Silver bitcoins on circuit board.

Ring signatures in Bitcoin: Run Monero on Bitcoin

This post was first published on Medium

We have implemented the first-ever Ring signature in Bitcoin.

Ring Signatures

Actual signer with a key concept
Anyone in the ring can sign and no one can tell who signed

ring signature is a type of digital signature that allows a message to be signed by a single member in a group, or a ring. It proves that someone in the ring indeed signs, but there is no way to identify the actual signer amongst the ring members.

Its increased privacy enables many applications, such as:

  • whistleblowing: a government whistleblower wants to leak that his agency is secretly collecting citizens’ private data, yet wants to remain anonymous due to the risk of being fired. By using a ring signature, he can demonstrate that he works for the agency and thus add credibility to the claim, while concealing his identity.
  • e-voting: a voter signs his vote on behalf of all the people eligible to vote. She proves she has registered and is eligible to vote, without disclosing her vote¹.
  • private membership authentication: a user proves to an application she is registered without disclosing who she is.

It has been used by many blockchains to preserve privacy, most notably in Monero.

Ring signatures in Bitcoin

There are multiple ways to implement ring signatures. We choose a scheme called Spontaneous Anonymous Group signatures², because it is based in elliptic curve and amenable for implementation in Bitcoin.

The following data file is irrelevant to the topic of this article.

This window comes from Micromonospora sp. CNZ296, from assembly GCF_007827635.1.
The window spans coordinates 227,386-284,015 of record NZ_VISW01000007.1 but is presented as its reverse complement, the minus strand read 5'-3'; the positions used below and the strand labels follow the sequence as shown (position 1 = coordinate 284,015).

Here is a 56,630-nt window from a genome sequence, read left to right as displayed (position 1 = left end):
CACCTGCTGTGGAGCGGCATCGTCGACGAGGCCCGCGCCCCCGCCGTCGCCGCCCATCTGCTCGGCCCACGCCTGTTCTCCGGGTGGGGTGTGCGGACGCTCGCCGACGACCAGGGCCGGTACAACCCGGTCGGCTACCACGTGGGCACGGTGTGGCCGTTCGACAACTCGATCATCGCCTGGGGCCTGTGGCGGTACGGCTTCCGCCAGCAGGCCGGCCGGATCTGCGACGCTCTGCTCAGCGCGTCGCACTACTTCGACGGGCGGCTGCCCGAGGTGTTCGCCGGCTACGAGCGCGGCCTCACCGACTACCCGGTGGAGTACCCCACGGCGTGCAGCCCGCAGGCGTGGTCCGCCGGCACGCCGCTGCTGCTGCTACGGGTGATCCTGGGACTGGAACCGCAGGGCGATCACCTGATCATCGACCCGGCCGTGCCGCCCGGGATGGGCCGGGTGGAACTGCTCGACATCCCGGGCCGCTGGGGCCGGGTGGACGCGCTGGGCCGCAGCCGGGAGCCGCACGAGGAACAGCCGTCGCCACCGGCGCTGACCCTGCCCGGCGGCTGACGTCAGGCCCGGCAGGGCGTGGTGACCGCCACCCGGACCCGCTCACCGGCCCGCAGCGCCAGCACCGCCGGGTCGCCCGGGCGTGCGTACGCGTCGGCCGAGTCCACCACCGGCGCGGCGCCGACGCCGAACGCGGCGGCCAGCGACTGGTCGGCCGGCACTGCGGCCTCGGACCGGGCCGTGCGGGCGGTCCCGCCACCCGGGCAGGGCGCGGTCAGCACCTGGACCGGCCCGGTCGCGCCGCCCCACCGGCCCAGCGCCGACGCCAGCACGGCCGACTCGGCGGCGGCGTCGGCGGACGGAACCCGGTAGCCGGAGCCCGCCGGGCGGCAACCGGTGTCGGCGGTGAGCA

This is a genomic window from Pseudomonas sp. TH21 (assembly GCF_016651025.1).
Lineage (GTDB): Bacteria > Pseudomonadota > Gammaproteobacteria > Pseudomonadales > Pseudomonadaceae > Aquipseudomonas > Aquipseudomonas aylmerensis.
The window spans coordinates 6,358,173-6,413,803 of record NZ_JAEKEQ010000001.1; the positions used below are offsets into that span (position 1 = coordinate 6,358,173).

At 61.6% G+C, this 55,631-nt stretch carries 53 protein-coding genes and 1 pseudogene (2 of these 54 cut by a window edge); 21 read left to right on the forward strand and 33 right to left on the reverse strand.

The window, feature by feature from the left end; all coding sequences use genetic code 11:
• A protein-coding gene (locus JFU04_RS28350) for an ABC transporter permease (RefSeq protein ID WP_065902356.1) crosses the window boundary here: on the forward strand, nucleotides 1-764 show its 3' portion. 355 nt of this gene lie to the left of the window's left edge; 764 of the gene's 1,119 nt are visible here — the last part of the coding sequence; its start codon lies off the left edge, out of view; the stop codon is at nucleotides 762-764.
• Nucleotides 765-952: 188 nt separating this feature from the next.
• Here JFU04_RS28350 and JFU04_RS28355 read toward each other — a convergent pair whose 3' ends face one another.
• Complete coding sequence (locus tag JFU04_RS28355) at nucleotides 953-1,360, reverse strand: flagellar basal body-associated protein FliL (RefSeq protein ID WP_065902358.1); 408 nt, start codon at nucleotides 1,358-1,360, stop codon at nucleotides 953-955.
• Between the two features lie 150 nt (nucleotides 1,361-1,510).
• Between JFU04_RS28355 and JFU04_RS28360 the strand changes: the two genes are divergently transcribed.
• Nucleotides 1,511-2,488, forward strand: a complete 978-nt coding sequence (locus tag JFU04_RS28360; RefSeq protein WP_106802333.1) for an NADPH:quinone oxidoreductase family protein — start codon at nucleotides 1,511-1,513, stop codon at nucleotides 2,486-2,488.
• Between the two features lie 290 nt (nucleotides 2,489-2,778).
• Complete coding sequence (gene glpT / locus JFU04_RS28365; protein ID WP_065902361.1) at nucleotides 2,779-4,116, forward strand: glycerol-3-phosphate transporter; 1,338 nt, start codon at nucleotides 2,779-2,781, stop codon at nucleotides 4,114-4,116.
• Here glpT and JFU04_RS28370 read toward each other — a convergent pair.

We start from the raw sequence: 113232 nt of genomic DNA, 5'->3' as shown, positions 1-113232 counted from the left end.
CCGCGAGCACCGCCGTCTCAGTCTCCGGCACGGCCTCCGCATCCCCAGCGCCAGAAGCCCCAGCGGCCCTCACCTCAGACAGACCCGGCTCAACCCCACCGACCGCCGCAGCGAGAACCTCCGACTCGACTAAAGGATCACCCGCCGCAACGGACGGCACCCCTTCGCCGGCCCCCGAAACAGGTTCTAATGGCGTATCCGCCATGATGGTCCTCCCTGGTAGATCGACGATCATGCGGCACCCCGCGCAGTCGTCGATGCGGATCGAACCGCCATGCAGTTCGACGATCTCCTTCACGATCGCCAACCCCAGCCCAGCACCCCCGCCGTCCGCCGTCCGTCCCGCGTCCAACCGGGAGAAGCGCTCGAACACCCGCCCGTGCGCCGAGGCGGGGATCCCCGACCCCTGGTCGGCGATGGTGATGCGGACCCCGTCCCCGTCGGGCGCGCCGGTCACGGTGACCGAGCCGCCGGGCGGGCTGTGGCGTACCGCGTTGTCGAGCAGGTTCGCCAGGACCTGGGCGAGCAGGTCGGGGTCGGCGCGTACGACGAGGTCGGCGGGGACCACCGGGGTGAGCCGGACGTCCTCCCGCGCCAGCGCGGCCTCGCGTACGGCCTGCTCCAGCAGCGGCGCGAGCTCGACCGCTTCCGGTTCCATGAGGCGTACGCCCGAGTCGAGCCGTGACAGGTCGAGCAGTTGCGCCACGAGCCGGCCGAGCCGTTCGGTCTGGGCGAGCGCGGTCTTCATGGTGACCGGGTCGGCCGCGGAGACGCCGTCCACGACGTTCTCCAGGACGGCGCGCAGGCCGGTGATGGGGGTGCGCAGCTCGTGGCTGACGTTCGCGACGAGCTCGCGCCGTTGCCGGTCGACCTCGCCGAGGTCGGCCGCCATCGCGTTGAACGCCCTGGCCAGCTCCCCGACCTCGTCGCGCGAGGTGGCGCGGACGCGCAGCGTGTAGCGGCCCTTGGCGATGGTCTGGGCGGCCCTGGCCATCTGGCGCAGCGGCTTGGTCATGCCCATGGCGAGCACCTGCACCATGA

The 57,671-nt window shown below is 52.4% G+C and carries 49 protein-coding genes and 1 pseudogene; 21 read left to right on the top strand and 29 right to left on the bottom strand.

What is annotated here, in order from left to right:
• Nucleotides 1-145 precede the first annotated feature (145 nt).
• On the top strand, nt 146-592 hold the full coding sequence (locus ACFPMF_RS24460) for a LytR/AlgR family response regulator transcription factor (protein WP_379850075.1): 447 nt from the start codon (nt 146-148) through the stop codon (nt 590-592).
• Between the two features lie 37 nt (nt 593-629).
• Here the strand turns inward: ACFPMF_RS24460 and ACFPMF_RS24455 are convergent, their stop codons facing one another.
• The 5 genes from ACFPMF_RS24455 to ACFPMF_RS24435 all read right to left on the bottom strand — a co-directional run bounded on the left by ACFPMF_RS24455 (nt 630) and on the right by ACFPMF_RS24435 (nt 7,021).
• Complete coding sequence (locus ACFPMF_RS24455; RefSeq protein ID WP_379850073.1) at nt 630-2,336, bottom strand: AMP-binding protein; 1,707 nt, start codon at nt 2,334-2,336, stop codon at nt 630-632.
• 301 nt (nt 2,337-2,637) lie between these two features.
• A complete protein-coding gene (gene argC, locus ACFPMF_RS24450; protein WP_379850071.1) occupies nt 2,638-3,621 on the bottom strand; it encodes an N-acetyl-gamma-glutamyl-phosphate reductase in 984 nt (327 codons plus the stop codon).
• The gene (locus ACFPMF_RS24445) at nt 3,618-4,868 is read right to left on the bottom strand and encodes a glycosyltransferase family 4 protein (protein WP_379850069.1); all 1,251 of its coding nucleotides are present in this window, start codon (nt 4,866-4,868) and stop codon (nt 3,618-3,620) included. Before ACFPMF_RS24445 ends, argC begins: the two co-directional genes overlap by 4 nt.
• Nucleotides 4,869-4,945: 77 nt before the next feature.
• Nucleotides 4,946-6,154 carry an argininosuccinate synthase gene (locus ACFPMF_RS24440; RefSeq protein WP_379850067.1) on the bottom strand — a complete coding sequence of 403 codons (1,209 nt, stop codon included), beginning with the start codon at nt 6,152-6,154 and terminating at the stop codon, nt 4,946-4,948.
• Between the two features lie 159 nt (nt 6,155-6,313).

Given a message, a group/ring of public keys, and a private key, a signature is produced as follows:

Signature from a group/ring of public keys with a given message


Given a signature, a message, and a ring of public keys, the following algorithm determines if the signature is created by a private key corresponding to a public key in the ring, in two steps:

algorithm from a message, and a ring of public keys with a given signature


We have implemented Ring signature verification, using elliptic curve library. Anyone who knows a private key of the group of public keys can sign and spend the coins locked in the contract. No one can tell which one signed, even the group members.

Contract RingSig

Line 21 to 31 iteratively update c, as in step 1. Line 34 checks step 2.



[1] A ring signature that is linkable, which allows identifying whether two signatures belong to the same signer, is needed to detect double-voting.

[2] Section 3.3 of Zero to Monero.

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